Background Lung maturation is a late fetal developmental event in both mice and humans. Because of this, lung immaturity is a serious problem in premature infants. Disruption of genes for either the glucocorticoid receptor (Nr3c1) or the NFIB transcription factors results in perinatal lethality due to lung immaturity. In both knockouts, the phenotype includes excess cell proliferation, failure of saccularization and reduced expression of markers of epithelial differentiation. This similarity suggests that the two genes may co-regulate a specific set of genes essential for lung maturation. Results We analyzed the roles of these two transcription factors in regulating transcription using ChIP-seq data for NFIB, and RNA expression data and motif analysis for both. Our new ChIP-seq data for NFIB in lung at E16.5 shows that NFIB binds to a NFI motif. This motif is over-represented in the promoters of genes that are under-expressed in Nfib-KO mice at E18.5, suggesting an activator role for NFIB. Using available microarray data from Nr3c1-KO mice, we further identified 52 genes that are under-expressed in both Nfib and Nr3c1 knockouts, an overlap which is 13.1 times larger than what would be expected by chance. Finally, we looked for enrichment of 738 recently published transcription factor motifs in the promoters of these putative target genes and found that the NFIB and glucocorticoid receptor motifs were among the most enriched, suggesting that a subset of these genes may be directly activated by Nfib and Nr3c1. Conclusions Our data provide the first evidence for Nfib and Nr3c1 co-regulating genes related to lung maturation. They also establish that the in vivo DNA-binding specificity of NFIB is the same as previously seen in vitro, and highly similar to that of the other NFI-family members NFIA, NFIC and NFIX. PMID:24661679

  4. AINTEGUMENTA-LIKE genes have partly overlapping functions with AINTEGUMENTA but make distinct contributions to Arabidopsis thaliana flower development.

    PubMed

    Krizek, Beth A

    2015-08-01

    AINTEGUMENTA (ANT) is an important regulator of Arabidopsis flower development that has overlapping functions with the related AINTEGUMENTA-LIKE6 (AIL6) gene in floral organ initiation, identity specification, growth, and patterning. Two other AINTEGUMENTA-LIKE (AIL) genes, AIL5 and AIL7, are expressed in developing flowers in spatial domains that partly overlap with those of ANT. Here, it is shown that AIL5 and AIL7 also act in a partially redundant manner with ANT. The results demonstrate that AIL genes exhibit unequal genetic redundancy with roles for AIL5, AIL6, and AIL7 only revealed in the absence of ANT function. ant ail5 and ant ail7 double mutant flowers show alterations in floral organ positioning and growth, sepal fusion, and reductions in petal number. In ant ail5, petals are often replaced by filaments or dramatically reduced in size. ant ail7 double mutants produce increased numbers of carpels, which have defects in valve fusion and a loss of apical tissues. The distinct phenotypes of ant ail5, ant ail7 and the previously characterized ant ail6 indicate that AIL5, AIL6, and AIL7 make unique contributions to flower development. These distinct roles are also supported by genetic analyses of ant ail triple mutants. While ant ail5 ail6 triple mutants closely resemble ant ail6 double mutants, ant ail5 ail7 triple mutants exhibit more severe deviations from the wild type than either ant ail5 or ant ail7 double mutants. Furthermore, it is shown that AIL5, AIL6, and AIL7 act in a dose dependent manners in ant and other mutant backgrounds.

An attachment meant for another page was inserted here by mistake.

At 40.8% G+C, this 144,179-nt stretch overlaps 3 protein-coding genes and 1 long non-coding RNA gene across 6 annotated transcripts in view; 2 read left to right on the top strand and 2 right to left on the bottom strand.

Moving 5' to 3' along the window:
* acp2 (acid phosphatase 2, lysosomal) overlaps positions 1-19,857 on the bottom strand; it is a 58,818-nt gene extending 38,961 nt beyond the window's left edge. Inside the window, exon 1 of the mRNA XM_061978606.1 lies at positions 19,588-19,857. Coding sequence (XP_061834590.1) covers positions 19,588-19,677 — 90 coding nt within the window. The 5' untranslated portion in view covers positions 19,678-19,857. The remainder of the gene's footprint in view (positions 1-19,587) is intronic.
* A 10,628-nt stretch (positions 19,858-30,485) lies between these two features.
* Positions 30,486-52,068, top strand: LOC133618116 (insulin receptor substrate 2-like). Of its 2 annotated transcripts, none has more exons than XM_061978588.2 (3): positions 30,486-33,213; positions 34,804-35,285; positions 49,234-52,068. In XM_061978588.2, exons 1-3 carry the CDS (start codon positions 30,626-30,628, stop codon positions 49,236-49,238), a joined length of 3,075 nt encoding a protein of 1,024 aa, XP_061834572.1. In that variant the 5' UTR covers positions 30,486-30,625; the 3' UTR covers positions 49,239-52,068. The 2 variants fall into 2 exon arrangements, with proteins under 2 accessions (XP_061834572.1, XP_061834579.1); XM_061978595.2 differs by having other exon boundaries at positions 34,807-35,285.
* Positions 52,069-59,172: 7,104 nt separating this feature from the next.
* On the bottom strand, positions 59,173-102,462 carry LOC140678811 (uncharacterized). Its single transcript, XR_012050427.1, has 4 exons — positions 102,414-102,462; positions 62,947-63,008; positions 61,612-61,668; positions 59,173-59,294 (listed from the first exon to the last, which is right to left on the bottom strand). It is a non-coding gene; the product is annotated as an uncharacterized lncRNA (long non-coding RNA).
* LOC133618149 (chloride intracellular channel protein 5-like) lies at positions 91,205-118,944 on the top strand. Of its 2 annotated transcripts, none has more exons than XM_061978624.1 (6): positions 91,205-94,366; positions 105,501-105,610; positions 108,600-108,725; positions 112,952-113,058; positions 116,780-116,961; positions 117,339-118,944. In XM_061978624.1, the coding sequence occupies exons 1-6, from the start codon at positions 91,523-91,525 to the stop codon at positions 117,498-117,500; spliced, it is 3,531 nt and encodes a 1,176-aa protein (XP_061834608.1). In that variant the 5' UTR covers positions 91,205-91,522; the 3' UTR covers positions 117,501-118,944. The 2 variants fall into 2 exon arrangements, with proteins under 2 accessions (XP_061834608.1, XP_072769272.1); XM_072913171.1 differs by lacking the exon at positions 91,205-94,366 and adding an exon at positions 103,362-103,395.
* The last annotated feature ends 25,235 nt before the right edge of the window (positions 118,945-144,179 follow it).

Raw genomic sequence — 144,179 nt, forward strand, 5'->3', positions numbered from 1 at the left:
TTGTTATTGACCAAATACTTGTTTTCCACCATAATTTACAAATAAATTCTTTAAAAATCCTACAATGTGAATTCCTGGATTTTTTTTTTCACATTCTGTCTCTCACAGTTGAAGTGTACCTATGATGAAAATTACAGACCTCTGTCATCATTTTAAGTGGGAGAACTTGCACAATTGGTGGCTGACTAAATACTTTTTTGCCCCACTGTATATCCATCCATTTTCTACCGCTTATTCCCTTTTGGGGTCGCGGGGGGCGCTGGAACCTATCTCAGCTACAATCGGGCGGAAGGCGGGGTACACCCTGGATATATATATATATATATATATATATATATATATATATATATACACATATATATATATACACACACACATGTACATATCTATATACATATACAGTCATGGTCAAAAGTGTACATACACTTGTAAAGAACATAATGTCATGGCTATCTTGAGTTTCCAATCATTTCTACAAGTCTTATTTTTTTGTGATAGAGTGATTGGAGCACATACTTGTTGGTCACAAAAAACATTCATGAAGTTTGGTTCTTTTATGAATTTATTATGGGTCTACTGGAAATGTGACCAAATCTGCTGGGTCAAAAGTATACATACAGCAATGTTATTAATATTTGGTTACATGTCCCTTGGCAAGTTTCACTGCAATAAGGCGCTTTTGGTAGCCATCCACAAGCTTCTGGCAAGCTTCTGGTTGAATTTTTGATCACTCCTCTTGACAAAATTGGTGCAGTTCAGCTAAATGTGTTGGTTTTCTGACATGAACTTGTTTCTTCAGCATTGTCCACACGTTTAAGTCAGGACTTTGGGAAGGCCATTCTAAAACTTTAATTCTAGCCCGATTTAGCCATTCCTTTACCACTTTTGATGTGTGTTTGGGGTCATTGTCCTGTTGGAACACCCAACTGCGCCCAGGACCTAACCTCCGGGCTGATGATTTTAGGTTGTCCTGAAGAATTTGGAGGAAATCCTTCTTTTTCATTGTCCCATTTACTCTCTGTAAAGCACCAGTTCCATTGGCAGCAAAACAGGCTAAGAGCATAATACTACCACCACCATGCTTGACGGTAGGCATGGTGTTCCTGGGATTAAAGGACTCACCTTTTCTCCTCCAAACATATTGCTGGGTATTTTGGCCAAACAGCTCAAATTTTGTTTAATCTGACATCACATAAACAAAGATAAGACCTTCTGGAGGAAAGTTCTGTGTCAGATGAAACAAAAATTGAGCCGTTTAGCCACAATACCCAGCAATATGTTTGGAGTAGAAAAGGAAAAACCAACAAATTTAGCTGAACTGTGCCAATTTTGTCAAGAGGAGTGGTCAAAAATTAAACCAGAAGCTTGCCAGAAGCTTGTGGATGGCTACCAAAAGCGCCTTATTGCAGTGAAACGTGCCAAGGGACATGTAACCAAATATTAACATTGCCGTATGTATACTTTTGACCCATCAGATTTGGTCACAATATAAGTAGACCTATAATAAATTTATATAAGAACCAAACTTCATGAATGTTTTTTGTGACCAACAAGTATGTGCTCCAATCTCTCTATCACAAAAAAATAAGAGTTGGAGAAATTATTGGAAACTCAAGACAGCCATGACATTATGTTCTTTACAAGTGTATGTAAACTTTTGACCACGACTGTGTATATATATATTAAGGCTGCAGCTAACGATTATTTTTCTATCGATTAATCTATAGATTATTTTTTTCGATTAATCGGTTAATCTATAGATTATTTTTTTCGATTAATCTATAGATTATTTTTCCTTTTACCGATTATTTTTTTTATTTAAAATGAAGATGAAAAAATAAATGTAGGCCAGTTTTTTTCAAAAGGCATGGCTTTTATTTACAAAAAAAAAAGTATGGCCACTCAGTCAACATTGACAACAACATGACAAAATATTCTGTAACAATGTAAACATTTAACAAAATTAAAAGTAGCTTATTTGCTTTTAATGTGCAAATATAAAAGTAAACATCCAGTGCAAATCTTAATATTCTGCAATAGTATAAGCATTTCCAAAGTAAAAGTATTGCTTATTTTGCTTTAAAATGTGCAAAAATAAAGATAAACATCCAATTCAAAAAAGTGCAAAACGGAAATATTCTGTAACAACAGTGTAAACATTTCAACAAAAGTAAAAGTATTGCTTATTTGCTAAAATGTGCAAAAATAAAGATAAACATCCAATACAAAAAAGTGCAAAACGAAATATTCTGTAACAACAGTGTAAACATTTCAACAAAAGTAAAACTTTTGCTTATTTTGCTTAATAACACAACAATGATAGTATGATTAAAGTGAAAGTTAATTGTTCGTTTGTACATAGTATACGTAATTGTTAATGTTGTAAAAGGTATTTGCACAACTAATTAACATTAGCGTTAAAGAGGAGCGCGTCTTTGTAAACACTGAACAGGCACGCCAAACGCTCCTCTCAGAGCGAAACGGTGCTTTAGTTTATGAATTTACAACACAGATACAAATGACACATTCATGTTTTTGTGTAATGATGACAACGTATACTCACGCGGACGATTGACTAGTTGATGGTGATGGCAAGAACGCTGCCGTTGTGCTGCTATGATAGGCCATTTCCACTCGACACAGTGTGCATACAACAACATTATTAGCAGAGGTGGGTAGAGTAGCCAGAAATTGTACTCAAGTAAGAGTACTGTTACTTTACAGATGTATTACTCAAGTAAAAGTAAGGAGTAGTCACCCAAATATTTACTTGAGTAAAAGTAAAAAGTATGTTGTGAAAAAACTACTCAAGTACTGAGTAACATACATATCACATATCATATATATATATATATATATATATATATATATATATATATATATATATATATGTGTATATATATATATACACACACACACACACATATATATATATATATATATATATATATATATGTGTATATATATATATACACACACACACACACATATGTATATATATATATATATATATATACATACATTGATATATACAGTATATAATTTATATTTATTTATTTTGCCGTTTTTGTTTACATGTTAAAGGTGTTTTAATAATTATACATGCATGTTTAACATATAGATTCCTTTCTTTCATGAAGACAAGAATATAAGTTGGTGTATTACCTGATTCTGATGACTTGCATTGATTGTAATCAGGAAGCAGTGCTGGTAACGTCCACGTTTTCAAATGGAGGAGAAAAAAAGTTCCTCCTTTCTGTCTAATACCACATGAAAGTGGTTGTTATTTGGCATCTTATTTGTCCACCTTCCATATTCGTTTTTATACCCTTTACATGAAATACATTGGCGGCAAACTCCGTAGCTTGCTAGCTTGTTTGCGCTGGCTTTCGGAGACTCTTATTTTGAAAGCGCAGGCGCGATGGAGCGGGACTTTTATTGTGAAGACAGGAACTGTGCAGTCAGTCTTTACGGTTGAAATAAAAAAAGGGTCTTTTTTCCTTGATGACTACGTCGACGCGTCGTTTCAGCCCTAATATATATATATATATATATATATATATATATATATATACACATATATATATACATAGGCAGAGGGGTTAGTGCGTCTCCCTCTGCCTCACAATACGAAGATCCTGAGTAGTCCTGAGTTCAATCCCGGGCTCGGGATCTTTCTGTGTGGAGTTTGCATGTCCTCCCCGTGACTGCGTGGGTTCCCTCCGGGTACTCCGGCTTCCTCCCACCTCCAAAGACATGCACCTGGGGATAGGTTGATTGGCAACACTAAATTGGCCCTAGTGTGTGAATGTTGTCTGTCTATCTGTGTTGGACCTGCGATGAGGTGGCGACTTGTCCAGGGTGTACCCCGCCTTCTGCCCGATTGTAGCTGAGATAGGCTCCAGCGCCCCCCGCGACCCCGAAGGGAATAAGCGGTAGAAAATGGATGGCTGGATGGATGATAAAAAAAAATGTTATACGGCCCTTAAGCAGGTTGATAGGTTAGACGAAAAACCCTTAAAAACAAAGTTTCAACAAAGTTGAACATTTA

5. Evidence for ribosomal frameshifting and a novel overlapping gene in the genomes of insect-specific flaviviruses

    SciTech Connect

    Firth, Andrew E.; Blitvich, Bradley J.; Wills, Norma M.; Miller, Cathy L.; Atkins, John F.

    2010-03-30

    Flaviviruses have a positive-sense, single-stranded RNA genome of approx11 kb, encoding a large polyprotein that is cleaved to produce approx10 mature proteins. Cell fusing agent virus, Kamiti River virus, Culex flavivirus and several recently discovered flaviviruses have no known vertebrate host and apparently infect only insects. We present compelling bioinformatic evidence for a 253-295 codon overlapping gene (designated fifo) conserved throughout these insect-specific flaviviruses and immunofluorescent detection of its product. Fifo overlaps the NS2A/NS2B coding sequence in the - 1/+ 2 reading frame and is most likely expressed as a trans-frame fusion protein via ribosomal frameshifting at a conserved GGAUUUY slippery heptanucleotide with 3'-adjacent RNA secondary structure (which stimulates efficient frameshifting in vitro). The discovery bears striking parallels to the recently discovered ribosomal frameshifting site in the NS2A coding sequence of the Japanese encephalitis serogroup of flaviviruses and suggests that programmed ribosomal frameshifting may be more widespread in flaviviruses than currently realized.